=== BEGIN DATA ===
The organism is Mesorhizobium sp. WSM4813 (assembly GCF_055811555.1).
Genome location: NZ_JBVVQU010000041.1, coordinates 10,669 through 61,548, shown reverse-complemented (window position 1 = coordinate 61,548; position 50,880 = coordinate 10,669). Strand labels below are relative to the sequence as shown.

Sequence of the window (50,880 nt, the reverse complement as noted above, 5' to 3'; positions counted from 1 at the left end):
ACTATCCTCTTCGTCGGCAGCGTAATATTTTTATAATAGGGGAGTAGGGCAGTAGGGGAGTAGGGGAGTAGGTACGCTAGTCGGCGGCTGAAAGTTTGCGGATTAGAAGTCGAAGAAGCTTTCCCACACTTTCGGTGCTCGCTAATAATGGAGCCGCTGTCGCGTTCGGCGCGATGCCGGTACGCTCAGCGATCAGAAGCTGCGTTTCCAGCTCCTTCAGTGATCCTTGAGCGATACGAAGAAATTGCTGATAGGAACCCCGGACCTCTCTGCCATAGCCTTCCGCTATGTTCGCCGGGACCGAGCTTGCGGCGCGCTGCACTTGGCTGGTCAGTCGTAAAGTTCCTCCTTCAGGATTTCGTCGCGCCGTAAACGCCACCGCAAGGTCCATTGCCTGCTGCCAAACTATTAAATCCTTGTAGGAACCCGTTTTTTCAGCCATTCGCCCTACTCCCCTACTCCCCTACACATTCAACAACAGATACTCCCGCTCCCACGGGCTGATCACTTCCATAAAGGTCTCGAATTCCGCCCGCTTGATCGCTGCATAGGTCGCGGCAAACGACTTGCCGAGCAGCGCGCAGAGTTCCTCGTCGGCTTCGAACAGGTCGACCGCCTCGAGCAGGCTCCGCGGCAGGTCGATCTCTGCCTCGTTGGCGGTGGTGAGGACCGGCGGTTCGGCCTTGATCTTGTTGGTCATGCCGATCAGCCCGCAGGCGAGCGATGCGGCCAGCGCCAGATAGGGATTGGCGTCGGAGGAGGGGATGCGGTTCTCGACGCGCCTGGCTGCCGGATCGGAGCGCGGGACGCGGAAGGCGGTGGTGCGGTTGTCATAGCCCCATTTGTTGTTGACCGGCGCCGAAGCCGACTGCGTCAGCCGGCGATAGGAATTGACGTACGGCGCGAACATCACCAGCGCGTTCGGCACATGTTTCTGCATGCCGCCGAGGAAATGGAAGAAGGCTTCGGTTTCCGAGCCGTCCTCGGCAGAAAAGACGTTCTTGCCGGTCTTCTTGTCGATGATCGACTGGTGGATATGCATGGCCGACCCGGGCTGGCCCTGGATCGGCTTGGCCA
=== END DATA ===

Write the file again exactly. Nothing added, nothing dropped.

The organism is Mesorhizobium sp. WSM4813 (assembly GCF_055811555.1).
Genome location: NZ_JBVVQU010000041.1, coordinates 10,669 through 61,548, shown reverse-complemented (window position 1 = coordinate 61,548; position 50,880 = coordinate 10,669). Strand labels below are relative to the sequence as shown.

Sequence of the window (50,880 nt, the reverse complement as noted above, 5' to 3'; positions counted from 1 at the left end):
ACTATCCTCTTCGTCGGCAGCGTAATATTTTTATAATAGGGGAGTAGGGCAGTAGGGGAGTAGGGGAGTAGGTACGCTAGTCGGCGGCTGAAAGTTTGCGGATTAGAAGTCGAAGAAGCTTTCCCACACTTTCGGTGCTCGCTAATAATGGAGCCGCTGTCGCGTTCGGCGCGATGCCGGTACGCTCAGCGATCAGAAGCTGCGTTTCCAGCTCCTTCAGTGATCCTTGAGCGATACGAAGAAATTGCTGATAGGAACCCCGGACCTCTCTGCCATAGCCTTCCGCTATGTTCGCCGGGACCGAGCTTGCGGCGCGCTGCACTTGGCTGGTCAGTCGTAAAGTTCCTCCTTCAGGATTTCGTCGCGCCGTAAACGCCACCGCAAGGTCCATTGCCTGCTGCCAAACTATTAAATCCTTGTAGGAACCCGTTTTTTCAGCCATTCGCCCTACTCCCCTACTCCCCTACACATTCAACAACAGATACTCCCGCTCCCACGGGCTGATCACTTCCATAAAGGTCTCGAATTCCGCCCGCTTGATCGCTGCATAGGTCGCGGCAAACGACTTGCCGAGCAGCGCGCAGAGTTCCTCGTCGGCTTCGAACAGGTCGACCGCCTCGAGCAGGCTCCGCGGCAGGTCGATCTCTGCCTCGTTGGCGGTGGTGAGGACCGGCGGTTCGGCCTTGATCTTGTTGGTCATGCCGATCAGCCCGCAGGCGAGCGATGCGGCCAGCGCCAGATAGGGATTGGCGTCGGAGGAGGGGATGCGGTTCTCGACGCGCCTGGCTGCCGGATCGGAGCGCGGGACGCGGAAGGCGGTGGTGCGGTTGTCATAGCCCCATTTGTTGTTGACCGGCGCCGAAGCCGACTGCGTCAGCCGGCGATAGGAATTGACGTACGGCGCGAACATCACCAGCGCGTTCGGCACATGTTTCTGCATGCCGCCGAGGAAATGGAAGAAGGCTTCGGTTTCCGAGCCGTCCTCGGCAGAAAAGACGTTCTTGCCGGTCTTCTTGTCGATGATCGACTGGTGGATATGCATGGCCGACCCGGGCTGGCCCTGGATCGGCTTGGCCA